In This Bolivian City, Hard-Hit by the Pandemic, a Fake—and Toxic—Coronavirus Cure Proves Popular
(COCHABAMBA, Bolivia) — Long lines form every morning in one of the Bolivian cities hardest hit by the coronavirus pandemic as desperate people wait to buy small bottles of chlorine dioxide, a toxic bleaching agent that has been falsely touted as a cure for COVID-19 and a myriad of other diseases.
The rush in the city of Cochabamba to buy a disinfectant known to cause harm to those who ingest it comes even after the Bolivian Health Ministry warned of its dangers and said at least five people were poisoned after taking chlorine dioxide in La Paz, the capital.
Dr. Antonio Viruez, who is treating the five at a hospital, said one incorrectly believed he had COVID-19 and developed pneumonitis, an inflammation of lung tissue, after taking chlorine dioxide and a medication used to treat parasite infestations. The other patients are improving, he said.
“The Health Ministry cannot risk recommending something that doesn’t have a scientific basis,” said Miguel Ángel Delgado, a senior ministry official.
However, Bolivia’s opposition-controlled congress is promoting the use of chlorine dioxide. Last week, the Senate approved a bill authorizing the emergency “manufacture, marketing, supply and use of chlorine dioxide solution for the prevention and treatment of coronavirus.”
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The bill would require the approval of interim President Jeanine Áñez, who is in quarantine after testing positive for the new coronavirus. She has sparred with opposition lawmakers loyal to Evo Morales, the former leader who was forced to resign last year after an election marred by irregularities.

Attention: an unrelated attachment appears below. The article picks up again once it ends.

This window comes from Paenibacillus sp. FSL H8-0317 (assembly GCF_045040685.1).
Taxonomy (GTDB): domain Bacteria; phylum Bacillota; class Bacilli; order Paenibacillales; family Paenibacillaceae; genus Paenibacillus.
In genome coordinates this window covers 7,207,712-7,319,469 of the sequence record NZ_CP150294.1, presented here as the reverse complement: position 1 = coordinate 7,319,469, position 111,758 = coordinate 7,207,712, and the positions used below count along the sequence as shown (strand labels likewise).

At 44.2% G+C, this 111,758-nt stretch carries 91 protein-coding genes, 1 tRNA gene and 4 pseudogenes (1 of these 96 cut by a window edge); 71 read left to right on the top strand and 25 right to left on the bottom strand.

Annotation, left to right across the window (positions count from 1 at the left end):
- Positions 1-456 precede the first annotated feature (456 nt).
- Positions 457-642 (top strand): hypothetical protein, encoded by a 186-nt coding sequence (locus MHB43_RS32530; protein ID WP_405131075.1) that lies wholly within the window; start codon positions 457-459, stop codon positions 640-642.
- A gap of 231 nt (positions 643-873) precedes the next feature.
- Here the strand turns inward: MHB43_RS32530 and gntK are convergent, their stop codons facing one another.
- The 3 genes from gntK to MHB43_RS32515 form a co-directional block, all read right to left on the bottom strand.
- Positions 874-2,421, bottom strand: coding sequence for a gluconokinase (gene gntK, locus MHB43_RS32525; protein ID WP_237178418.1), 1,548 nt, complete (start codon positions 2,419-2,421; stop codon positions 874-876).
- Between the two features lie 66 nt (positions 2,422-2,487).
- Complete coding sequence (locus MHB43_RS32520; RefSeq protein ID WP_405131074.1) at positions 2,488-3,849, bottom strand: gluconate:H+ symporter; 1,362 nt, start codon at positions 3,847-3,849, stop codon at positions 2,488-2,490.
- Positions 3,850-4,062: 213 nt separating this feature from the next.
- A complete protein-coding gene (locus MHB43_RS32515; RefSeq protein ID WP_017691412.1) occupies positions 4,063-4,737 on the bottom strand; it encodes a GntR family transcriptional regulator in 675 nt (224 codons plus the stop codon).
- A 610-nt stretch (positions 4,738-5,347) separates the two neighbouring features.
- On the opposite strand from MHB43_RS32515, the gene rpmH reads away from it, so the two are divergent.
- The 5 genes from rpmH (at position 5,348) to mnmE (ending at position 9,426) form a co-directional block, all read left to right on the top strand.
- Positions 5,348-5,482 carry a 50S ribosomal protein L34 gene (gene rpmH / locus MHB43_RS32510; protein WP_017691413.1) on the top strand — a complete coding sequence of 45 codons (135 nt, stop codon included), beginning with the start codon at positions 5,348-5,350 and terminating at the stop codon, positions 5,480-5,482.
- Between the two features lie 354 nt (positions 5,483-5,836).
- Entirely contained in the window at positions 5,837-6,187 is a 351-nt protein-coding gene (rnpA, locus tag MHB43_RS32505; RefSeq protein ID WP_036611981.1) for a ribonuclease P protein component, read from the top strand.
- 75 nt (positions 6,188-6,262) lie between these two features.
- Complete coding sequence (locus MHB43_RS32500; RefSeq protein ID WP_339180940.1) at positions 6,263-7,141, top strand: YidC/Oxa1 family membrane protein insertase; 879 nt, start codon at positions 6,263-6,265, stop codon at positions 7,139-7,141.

Many fearful residents in Cochabamba, where opposition support is strong, are giving chlorine dioxide a try. Cochabamba has reported about 440 deaths from COVID-19, or one-quarter of the total number of reported deaths in Bolivia. The real toll is believed to be higher.
“I am afraid. I have to try it,” said Andrés Poma, a 34-year-old teacher who is skeptical that beleaguered health services can help him if he gets sick. “What am I going to do? Wait to die at the door of the hospital or at the door of my house?”
Federico Anza, who sells chlorine dioxide at his Cochabamba store, said thousands of people have bought it, consuming it in drops. “My wife and I took it and nothing happened to us,” he said.
He said his clients had not fallen ill after taking the agent, though provincial health authorities reported 10 cases of poisoning from chlorine dioxide in the past week.
The governor of Cochabamba state, Esther Soria, said she supports a plan for a state law authorizing the use of chlorine dioxide and traditional medicine to treat COVID-19. Cochabamba’s mayor, José María Leyes, said he favors the free distribution of the bleaching agent to treat patients.
But Fernando Rengel, president of the Cochabamba’s scientific association, said there are old beliefs that the toxic substance is “miraculous” and cures cancer, AIDS, malaria and other diseases, “but there is no scientific study that proves that it cures any disease.”
Chlorine dioxide is one of a number of fake cures that have been promoted, often by fringe groups online, since the pandemic began.
In April, a federal judge in South Florida ordered a Colombia-based group, the Genesis II Church of Health and Healing, to stop selling a related product, Miracle Mineral Solution, in the U.S. Prosecutors said Genesis marketed the solution as a treatment for COVID-19, autism and other ailments.
The U.S. Food and Drug Administration has previously issued public warnings that MMS can cause nausea, vomiting, diarrhea and severe dehydration.
In April, U.S. President Donald Trump mused about whether disinfectants could be injected or ingested to fight COVID-19, prompting intense blowback from doctors and other health officials.
Flores reported from La Paz, Bolivia.
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